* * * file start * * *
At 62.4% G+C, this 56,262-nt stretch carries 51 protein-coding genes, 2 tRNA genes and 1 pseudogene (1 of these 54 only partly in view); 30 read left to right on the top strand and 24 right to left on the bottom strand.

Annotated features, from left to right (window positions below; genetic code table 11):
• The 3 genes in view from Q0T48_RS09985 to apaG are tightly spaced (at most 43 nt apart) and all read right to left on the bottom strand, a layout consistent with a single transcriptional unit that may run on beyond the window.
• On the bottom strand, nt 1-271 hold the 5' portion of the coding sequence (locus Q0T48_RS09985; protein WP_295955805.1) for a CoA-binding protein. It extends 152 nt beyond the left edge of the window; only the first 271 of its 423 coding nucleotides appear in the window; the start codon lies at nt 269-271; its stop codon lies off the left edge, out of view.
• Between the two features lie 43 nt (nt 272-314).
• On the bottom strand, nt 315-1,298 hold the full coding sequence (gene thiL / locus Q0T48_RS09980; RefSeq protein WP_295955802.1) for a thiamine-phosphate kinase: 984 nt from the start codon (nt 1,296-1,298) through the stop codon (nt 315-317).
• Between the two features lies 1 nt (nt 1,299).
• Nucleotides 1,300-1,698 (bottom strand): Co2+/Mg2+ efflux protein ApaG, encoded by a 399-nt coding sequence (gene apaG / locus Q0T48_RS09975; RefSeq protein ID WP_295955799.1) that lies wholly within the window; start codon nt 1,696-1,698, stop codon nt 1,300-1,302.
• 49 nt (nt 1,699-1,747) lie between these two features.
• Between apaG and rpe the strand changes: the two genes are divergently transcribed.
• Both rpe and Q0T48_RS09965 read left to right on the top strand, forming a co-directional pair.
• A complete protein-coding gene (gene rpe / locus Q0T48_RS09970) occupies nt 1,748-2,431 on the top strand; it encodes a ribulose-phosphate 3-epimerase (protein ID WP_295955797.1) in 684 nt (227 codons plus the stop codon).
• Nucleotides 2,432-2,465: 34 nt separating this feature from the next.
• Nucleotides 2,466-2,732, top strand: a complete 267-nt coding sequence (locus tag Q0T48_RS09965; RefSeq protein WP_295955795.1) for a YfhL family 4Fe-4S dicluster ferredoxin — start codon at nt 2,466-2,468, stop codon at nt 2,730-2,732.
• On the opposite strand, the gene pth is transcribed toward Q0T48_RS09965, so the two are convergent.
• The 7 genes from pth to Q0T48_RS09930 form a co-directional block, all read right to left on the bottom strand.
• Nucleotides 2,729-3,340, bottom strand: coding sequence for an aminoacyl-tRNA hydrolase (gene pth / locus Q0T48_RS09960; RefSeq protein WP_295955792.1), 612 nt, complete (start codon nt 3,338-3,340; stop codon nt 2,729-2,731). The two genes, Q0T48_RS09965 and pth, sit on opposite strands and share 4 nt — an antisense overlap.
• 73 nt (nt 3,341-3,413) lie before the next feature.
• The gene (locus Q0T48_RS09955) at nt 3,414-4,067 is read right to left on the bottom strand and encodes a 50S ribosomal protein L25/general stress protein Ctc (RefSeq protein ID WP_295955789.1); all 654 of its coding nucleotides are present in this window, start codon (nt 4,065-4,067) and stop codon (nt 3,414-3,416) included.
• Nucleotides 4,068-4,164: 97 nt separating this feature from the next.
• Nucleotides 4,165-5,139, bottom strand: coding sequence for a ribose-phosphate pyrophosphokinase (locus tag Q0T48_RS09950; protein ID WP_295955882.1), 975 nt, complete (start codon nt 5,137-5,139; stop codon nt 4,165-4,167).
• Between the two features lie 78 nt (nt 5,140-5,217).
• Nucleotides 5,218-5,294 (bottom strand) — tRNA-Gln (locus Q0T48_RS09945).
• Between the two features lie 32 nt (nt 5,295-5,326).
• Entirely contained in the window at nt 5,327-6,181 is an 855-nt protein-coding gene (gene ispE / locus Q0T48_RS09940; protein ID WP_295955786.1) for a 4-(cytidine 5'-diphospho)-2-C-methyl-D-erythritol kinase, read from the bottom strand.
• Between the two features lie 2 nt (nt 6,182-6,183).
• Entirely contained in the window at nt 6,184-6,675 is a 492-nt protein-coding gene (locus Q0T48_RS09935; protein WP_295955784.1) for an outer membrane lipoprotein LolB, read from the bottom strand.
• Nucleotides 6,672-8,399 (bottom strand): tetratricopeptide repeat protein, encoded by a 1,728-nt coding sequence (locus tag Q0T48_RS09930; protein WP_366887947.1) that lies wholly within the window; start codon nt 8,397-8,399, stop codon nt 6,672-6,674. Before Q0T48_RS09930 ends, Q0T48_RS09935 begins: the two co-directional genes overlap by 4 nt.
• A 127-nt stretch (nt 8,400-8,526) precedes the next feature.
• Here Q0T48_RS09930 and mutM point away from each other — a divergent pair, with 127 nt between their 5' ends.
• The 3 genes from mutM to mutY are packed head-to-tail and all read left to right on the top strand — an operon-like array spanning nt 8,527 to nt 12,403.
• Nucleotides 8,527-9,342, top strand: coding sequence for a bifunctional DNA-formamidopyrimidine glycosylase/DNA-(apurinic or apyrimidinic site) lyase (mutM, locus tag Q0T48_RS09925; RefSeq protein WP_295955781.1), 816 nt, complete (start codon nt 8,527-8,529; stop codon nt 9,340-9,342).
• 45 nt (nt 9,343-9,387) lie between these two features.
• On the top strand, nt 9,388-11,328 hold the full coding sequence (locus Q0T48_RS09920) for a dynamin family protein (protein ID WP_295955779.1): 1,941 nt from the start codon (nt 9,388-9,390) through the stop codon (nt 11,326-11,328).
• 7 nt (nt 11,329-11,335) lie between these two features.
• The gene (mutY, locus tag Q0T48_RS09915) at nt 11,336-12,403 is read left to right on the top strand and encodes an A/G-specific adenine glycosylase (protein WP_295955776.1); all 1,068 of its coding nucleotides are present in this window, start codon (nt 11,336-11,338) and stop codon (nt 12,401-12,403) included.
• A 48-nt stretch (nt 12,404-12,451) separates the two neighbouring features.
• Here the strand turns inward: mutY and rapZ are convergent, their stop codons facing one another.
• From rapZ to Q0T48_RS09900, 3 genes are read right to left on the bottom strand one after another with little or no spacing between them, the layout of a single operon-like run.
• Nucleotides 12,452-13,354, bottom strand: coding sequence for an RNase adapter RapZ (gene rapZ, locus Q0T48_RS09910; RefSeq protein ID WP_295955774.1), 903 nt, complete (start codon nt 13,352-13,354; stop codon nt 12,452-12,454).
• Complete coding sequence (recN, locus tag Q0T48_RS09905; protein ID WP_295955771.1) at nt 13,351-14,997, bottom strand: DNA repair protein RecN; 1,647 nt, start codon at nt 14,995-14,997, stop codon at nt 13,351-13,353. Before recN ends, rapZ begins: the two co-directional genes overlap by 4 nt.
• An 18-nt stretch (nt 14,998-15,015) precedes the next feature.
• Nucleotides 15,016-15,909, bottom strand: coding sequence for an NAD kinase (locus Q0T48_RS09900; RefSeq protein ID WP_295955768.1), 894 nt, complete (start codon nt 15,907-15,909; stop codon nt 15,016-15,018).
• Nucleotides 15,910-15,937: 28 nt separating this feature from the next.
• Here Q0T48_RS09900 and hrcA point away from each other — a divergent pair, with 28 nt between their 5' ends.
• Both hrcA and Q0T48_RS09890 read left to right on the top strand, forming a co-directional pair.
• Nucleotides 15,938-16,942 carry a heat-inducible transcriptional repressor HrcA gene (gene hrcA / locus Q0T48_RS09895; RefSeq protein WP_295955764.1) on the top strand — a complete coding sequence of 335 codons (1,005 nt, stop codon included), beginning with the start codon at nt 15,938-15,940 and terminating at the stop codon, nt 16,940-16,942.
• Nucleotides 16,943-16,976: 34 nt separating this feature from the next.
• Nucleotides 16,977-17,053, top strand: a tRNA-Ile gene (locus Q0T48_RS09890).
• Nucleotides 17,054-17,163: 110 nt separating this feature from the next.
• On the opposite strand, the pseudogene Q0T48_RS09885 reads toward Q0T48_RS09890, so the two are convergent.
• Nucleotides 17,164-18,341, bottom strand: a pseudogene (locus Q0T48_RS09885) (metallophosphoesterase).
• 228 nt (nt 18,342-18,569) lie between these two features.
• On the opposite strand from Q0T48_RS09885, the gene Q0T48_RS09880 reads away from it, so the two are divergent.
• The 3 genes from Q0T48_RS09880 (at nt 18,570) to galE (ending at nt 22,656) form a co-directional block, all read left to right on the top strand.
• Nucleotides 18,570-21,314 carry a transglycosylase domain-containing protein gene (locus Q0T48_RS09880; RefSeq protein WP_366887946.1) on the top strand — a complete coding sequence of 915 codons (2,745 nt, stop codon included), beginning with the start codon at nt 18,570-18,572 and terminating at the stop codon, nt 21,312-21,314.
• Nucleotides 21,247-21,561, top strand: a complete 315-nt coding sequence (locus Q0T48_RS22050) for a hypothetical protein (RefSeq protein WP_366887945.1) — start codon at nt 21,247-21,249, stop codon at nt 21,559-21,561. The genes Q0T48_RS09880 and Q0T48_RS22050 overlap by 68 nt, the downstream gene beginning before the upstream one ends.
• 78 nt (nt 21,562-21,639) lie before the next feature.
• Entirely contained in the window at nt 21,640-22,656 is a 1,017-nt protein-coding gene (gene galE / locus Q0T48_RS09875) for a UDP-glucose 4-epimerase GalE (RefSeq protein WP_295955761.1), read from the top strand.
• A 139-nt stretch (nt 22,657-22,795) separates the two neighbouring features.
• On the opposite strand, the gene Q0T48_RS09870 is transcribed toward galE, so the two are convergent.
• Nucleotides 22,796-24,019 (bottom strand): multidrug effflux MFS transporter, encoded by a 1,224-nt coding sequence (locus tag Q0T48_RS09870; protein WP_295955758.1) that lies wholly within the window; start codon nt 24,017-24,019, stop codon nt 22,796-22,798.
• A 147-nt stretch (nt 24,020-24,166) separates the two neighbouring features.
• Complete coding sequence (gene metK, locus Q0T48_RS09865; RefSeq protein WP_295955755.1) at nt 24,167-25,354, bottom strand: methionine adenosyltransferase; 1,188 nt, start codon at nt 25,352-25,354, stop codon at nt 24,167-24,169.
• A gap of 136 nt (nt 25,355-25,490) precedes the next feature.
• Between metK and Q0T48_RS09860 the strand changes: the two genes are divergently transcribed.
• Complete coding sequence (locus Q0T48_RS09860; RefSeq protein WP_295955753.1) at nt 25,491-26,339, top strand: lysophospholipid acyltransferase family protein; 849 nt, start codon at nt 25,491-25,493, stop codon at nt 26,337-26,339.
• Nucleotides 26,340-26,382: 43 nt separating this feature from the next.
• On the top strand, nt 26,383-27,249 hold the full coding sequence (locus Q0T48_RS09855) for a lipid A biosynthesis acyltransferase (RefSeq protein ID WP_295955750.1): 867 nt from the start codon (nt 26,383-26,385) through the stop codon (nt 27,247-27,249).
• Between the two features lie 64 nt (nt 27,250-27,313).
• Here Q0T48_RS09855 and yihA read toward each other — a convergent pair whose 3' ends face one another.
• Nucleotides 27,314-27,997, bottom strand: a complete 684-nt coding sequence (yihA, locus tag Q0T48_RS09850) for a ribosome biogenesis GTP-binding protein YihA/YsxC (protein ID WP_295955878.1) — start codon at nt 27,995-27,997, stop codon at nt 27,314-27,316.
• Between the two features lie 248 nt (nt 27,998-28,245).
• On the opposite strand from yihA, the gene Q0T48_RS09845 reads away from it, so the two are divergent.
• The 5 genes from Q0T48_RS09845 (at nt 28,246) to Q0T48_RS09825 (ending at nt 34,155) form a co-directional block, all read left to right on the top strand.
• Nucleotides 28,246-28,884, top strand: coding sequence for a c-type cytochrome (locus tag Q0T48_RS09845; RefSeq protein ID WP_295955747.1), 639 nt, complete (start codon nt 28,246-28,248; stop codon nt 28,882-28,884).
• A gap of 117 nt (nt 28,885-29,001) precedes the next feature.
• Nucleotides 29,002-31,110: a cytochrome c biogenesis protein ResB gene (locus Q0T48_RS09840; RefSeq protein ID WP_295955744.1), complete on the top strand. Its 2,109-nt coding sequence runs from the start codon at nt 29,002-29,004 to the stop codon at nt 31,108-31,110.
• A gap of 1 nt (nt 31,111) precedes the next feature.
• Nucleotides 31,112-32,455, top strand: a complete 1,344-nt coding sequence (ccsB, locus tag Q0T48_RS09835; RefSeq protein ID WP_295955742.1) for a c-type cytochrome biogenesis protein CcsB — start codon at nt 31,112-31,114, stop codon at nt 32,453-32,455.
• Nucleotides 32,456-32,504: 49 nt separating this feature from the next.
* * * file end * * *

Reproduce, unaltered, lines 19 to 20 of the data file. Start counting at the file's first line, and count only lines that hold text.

• The gene (locus Q0T48_RS09955) at nt 3,414-4,067 is read right to left on the bottom strand and encodes a 50S ribosomal protein L25/general stress protein Ctc (RefSeq protein ID WP_295955789.1); all 654 of its coding nucleotides are present in this window, start codon (nt 4,065-4,067) and stop codon (nt 3,414-3,416) included.
• Nucleotides 4,068-4,164: 97 nt separating this feature from the next.